SUUUURRREE.....ya....cause Notepad is GREAT..... lol
denamAuthor Commented:
Great info you all.  

Separating HTML, CSS, JavaScript and Server Side code makes total sense.

One thing I spend a lot of time doing is writing out dim statements and asp code.  I've got some
sites (they always want them yesterday and then tommorrow they want them tweaked a little)
that have tons of variables input by forms, and then processed in some way.

Several are on access.  So I end up writing page after page of queries and vbscript and asp.
My understanding is that something like dreamweaver writes this for you.  I've certainly resisted.
I hate FrontPage ;o)  But I've seen developers produce this stuff quicker using DW.

I hope I'm not dragging this on.  I know it's only 50 points.  But I figure it's a chance to get a good discussion
 on this.  I'm sure there are others out there who'll benefit.

DreamWeaver, FrontPage and ColdFusion will all "write" code for you but it will be bloated, hard to maintain, goop.

Put your database access code in an include file and use it over and over.  When it is right it is right.  If it is wrong, you only have one file to fix, rather than multiple pages.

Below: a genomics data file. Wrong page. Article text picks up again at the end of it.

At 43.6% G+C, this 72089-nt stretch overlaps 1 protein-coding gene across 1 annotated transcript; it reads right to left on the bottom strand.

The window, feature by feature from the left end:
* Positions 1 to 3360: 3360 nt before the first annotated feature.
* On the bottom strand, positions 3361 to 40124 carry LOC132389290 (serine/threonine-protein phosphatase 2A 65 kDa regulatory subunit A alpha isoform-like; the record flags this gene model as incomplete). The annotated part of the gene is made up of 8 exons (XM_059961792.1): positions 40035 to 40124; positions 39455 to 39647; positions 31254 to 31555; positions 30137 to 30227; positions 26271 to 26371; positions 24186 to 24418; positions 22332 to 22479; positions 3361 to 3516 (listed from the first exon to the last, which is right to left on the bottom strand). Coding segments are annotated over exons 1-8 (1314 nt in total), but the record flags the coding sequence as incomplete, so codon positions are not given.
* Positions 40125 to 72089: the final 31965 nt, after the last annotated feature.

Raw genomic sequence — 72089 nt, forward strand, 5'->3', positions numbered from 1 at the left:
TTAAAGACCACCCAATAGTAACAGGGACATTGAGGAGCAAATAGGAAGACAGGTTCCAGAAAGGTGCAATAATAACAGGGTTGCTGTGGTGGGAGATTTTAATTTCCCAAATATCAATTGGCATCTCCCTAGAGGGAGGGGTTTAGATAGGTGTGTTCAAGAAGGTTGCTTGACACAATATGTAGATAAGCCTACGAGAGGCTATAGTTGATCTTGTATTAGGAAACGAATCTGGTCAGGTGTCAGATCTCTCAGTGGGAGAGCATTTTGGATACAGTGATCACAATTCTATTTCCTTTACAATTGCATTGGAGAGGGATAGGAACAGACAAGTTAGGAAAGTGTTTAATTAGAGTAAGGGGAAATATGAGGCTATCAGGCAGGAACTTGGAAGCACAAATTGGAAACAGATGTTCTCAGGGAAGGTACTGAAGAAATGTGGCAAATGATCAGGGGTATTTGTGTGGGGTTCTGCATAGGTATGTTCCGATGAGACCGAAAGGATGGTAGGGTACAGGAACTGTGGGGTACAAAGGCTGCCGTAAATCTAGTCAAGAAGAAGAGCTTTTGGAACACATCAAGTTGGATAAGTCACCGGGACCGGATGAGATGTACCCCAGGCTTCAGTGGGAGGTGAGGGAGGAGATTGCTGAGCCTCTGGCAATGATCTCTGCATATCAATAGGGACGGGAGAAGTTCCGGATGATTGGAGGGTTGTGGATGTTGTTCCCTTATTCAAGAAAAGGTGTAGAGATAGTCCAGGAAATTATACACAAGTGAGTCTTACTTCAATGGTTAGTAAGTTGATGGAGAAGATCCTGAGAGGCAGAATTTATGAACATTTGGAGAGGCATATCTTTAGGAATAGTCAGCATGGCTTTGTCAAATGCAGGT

If you are dimensioning lots of variables to match what the form posted, you can probably eliminate that effort except for form fields that you actually need have to perform calculations or manipulations.  If you are only submitting it to the database, you can substitue a finction that retrieves the field, cleanses it for XSS scripting and SQL injection and puts it directly into you database command, rather than putting it in a local variable and putting that variable's value into the database connection.

I'll post an example later as I'm not feeling well, (no I have not been celebrating St. Patrick's day - but if I feeel better I might).

Let's suppose you have posted a form to this page.

While I don't recommend building dynamic SQL from user input, this is an example and can easily be used for paramaterized SQL or stored procedures.